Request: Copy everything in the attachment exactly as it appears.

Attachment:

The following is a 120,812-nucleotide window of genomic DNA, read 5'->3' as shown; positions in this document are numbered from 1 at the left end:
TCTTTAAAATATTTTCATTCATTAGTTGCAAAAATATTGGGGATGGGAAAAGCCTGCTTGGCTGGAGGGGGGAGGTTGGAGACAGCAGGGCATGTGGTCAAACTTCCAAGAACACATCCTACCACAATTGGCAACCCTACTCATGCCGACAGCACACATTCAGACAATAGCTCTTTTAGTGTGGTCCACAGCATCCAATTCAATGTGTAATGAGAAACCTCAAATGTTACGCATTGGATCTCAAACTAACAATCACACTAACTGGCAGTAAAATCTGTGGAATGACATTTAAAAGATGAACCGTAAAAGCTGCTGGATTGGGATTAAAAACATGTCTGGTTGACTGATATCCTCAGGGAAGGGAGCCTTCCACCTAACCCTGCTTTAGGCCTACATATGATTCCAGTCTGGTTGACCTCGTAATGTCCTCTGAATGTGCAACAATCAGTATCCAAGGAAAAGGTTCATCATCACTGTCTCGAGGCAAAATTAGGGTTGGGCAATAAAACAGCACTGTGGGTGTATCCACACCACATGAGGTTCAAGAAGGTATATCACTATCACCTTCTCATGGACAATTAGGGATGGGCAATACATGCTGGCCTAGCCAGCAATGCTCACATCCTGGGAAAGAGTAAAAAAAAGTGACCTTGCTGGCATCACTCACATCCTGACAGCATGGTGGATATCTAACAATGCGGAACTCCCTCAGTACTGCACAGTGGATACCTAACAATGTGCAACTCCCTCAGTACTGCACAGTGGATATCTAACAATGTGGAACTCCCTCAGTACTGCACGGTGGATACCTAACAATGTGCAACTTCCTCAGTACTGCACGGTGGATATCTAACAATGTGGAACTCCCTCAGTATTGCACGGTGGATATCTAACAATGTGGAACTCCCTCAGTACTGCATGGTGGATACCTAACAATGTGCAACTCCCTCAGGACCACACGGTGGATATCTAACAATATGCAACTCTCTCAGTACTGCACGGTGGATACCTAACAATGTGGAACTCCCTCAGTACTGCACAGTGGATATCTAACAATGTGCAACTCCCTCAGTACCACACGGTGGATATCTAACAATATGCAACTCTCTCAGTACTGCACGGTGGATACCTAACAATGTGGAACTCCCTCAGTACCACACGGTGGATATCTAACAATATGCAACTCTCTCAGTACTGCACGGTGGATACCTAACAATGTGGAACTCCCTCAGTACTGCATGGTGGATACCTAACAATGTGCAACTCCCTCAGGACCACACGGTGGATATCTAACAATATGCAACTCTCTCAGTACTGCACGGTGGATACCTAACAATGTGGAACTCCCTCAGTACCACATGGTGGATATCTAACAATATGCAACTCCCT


The following is a 120,812-nucleotide window of genomic DNA, read 5'->3' as shown; positions in this document are numbered from 1 at the left end:
TCTTTAAAATATTTTCATTCATTAGTTGCAAAAATATTGGGGATGGGAAAAGCCTGCTTGGCTGGAGGGGGGAGGTTGGAGACAGCAGGGCATGTGGTCAAACTTCCAAGAACACATCCTACCACAATTGGCAACCCTACTCATGCCGACAGCACACATTCAGACAATAGCTCTTTTAGTGTGGTCCACAGCATCCAATTCAATGTGTAATGAGAAACCTCAAATGTTACGCATTGGATCTCAAACTAACAATCACACTAACTGGCAGTAAAATCTGTGGAATGACATTTAAAAGATGAACCGTAAAAGCTGCTGGATTGGGATTAAAAACATGTCTGGTTGACTGATATCCTCAGGGAAGGGAGCCTTCCACCTAACCCTGCTTTAGGCCTACATATGATTCCAGTCTGGTTGACCTCGTAATGTCCTCTGAATGTGCAACAATCAGTATCCAAGGAAAAGGTTCATCATCACTGTCTCGAGGCAAAATTAGGGTTGGGCAATAAAACAGCACTGTGGGTGTATCCACACCACATGAGGTTCAAGAAGGTATATCACTATCACCTTCTCATGGACAATTAGGGATGGGCAATACATGCTGGCCTAGCCAGCAATGCTCACATCCTGGGAAAGAGTAAAAAAAAGTGACCTTGCTGGCATCACTCACATCCTGACAGCATGGTGGATATCTAACAATGCGGAACTCCCTCAGTACTGCACAGTGGATACCTAACAATGTGCAACTCCCTCAGTACTGCACAGTGGATATCTAACAATGTGGAACTCCCTCAGTACTGCACGGTGGATACCTAACAATGTGCAACTTCCTCAGTACTGCACGGTGGATATCTAACAATGTGGAACTCCCTCAGTATTGCACGGTGGATATCTAACAATGTGGAACTCCCTCAGTACTGCATGGTGGATACCTAACAATGTGCAACTCCCTCAGGACCACACGGTGGATATCTAACAATATGCAACTCTCTCAGTACTGCACGGTGGATACCTAACAATGTGGAACTCCCTCAGTACTGCACAGTGGATATCTAACAATGTGCAACTCCCTCAGTACCACACGGTGGATATCTAACAATATGCAACTCTCTCAGTACTGCACGGTGGATACCTAACAATGTGGAACTCCCTCAGTACCACACGGTGGATATCTAACAATATGCAACTCTCTCAGTACTGCACGGTGGATACCTAACAATGTGGAACTCCCTCAGTACTGCATGGTGGATACCTAACAATGTGCAACTCCCTCAGGACCACACGGTGGATATCTAACAATATGCAACTCTCTCAGTACTGCACGGTGGATACCTAACAATGTGGAACTCCCTCAGTACCACATGGTGGATATCTAACAATATGCAACTCCCT